Empirical research has demonstrated that there are many difficulties which expatriates may experience as a result of having to adjust to a foreign country's culture. Consequently, these difficulties are known to have had a negative effect on the expatriates' work performances in countless cases and many organisations struggle as requests to be returned to the mother country early and failure rates pile up. This raises the question whether or not organisations are actually investing enough time in readying their employees for a position abroad. This paper investigates what sort of measures organisations could take – and perhaps should take – in order to improve the performances of their employees before they are challenged by an international work environment.
'By failing to prepare, you are preparing to fail.' The words in this quote belong to Benjamin Franklin and they ring true for many circumstances, including the theme discussed in this paper. In turn, this would imply that organisations which fail to prepare their employees for an international environment, should also prepare to see their employees failing to function well in a working position abroad. When examining practical examples, there is evidence that organisations may have either neglected to properly prepare employees for international work environments, or otherwise may have underestimated what possible consequences there are for an individual's success when faced with culture shock. The purpose of this paper is to provide answers as to what sort of procedures organisations could undertake in order to enhance the performances of their employees before transferring them to a foreign country.
Firstly, the necessity for organisations to address their current way of working will be emphasized. Then, a brief introduction on the concept of culture will be provided, followed by steps organisations may take with regard to the selection of a potential expatriate. Assumptions about similar and dissimilar cultures, and how these assumptions may influence an expatriate's adjustment to the culture, will be discussed, as well as why organisations should value expatriates' opinions more. Finally, the conclusions from this paper are drawn.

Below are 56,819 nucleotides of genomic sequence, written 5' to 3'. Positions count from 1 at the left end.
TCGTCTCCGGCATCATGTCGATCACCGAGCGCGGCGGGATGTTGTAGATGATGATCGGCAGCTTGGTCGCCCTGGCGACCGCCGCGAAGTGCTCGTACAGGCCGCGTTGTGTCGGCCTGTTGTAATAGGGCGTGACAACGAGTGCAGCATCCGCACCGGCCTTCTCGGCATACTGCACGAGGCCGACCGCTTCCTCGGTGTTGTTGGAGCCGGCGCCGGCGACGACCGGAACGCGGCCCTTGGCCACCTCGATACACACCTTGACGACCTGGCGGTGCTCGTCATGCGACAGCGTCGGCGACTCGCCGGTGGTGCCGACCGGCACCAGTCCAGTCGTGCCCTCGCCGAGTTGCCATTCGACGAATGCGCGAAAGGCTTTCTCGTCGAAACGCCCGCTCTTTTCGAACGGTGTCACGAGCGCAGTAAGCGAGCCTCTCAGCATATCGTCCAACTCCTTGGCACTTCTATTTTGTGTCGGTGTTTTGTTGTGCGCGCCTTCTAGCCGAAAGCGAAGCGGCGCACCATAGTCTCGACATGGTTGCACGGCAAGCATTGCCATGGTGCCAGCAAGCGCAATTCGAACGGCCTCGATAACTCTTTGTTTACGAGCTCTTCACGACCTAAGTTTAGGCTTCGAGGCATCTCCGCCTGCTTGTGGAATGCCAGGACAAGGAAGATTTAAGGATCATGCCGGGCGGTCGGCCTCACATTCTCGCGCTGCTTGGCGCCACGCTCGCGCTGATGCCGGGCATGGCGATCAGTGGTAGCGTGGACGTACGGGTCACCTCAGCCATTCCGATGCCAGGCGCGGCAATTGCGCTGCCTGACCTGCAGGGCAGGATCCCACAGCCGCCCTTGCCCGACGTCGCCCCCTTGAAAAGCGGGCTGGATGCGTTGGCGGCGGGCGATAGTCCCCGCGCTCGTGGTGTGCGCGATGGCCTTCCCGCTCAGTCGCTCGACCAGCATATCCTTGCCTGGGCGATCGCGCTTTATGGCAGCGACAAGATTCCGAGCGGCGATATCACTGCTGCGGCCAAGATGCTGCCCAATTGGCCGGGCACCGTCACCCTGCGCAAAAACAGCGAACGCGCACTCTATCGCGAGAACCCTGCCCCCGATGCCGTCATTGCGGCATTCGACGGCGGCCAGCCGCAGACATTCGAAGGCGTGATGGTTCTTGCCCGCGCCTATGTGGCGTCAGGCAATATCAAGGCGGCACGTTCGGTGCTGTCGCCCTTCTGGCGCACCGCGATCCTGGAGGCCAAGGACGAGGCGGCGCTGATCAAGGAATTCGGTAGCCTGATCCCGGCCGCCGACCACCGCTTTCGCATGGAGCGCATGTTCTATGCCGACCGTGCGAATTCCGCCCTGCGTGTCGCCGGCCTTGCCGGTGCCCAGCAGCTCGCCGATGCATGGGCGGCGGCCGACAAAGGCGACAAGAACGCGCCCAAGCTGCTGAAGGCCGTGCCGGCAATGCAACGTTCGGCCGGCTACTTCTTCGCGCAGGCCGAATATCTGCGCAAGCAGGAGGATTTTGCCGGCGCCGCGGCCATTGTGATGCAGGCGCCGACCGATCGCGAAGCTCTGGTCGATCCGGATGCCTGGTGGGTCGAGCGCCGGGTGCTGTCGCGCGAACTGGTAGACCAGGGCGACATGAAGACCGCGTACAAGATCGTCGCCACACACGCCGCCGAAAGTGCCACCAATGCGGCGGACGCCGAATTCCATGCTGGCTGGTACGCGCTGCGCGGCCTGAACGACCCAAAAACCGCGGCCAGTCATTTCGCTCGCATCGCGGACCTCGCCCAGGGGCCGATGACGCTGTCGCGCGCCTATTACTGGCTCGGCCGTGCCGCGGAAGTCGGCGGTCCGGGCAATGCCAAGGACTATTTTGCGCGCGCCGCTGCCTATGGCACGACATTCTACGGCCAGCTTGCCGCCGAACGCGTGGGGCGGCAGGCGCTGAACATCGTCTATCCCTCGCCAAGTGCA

Organisations do not take enough measures in order to improve business expatriates' adjustment to and performances in foreign work environments
As global competition continues to grow, one would expect that firms have begun to take serious measures to ensure that their staff is well prepared to function in an international environment. However, it has become apparent that this may not be the case. More specifically, most American firms have not been successful in selecting, supporting and retaining effective managers in international assignments (Black & Gregersen, 1991). Some estimated that between 50-80% of American expatriate managers are considered ineffective by their firms (Adams & Kobayashi, 1969; Copeland & Griggs, 1985; Seward, 1975). America is one of the world's key players when it comes to global competition, meaning that if they are failing to produce adequate expatriates, what could that say about the rest of the world? And what exactly is causing the failure rates? One of the biggest obstacles that stands in the way of success appears to be poor communication. That is to say, communication errors as a result of insufficient adjustment to cultural differences. Culture has a massive impact on communication. Not only the language but also the beliefs, values, customs and even the tiniest habits that one has been born and raised with may communicate obvious meanings within a certain culture, whereas stepping into that same culture as an outsider with a different cultural background may completely cripple some, if not all, communication. But what is culture? Throughout the years, culture has been described in many ways, for...